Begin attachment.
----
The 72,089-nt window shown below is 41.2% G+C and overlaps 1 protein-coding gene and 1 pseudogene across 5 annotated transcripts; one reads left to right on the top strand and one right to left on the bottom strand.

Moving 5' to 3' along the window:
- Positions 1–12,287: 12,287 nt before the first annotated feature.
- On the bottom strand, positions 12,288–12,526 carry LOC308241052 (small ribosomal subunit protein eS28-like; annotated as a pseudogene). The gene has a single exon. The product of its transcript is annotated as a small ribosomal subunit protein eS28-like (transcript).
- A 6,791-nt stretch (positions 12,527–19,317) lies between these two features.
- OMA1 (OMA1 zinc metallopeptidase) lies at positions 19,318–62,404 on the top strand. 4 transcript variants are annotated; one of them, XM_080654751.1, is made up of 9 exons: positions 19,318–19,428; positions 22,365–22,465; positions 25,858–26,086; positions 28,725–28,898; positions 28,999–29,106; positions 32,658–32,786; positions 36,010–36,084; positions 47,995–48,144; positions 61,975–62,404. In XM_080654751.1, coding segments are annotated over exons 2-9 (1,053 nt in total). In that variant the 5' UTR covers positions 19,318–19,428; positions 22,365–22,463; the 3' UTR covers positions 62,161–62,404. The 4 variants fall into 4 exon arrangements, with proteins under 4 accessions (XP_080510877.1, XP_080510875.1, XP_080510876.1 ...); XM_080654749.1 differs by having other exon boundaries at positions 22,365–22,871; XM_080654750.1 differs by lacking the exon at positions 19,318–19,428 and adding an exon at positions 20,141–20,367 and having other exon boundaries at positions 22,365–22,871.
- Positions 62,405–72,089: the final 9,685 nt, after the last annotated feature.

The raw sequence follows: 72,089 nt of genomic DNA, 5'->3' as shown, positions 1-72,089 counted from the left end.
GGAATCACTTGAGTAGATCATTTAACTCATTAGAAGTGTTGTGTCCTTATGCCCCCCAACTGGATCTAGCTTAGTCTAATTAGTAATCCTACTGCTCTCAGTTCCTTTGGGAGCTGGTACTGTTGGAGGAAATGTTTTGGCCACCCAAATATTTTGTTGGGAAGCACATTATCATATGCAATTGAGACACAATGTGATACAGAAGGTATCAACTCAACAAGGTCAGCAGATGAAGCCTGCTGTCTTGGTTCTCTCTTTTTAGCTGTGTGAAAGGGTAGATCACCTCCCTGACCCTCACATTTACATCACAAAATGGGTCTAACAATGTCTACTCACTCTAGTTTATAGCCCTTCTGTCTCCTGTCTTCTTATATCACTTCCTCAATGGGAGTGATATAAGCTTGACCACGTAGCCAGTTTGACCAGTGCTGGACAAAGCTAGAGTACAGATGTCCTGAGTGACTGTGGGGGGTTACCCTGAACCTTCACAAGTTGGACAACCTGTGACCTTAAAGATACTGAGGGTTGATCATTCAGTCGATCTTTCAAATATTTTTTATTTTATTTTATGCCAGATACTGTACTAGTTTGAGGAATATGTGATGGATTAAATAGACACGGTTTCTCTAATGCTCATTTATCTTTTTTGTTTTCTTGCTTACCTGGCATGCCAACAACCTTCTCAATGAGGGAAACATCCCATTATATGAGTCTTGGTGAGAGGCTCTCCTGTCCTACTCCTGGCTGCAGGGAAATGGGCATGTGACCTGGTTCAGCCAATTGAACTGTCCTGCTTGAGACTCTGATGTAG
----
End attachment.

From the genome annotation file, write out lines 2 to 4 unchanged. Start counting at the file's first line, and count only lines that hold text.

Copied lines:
Moving 5' to 3' along the window:
- Positions 1–12,287: 12,287 nt before the first annotated feature.
- On the bottom strand, positions 12,288–12,526 carry LOC308241052 (small ribosomal subunit protein eS28-like; annotated as a pseudogene). The gene has a single exon. The product of its transcript is annotated as a small ribosomal subunit protein eS28-like (transcript).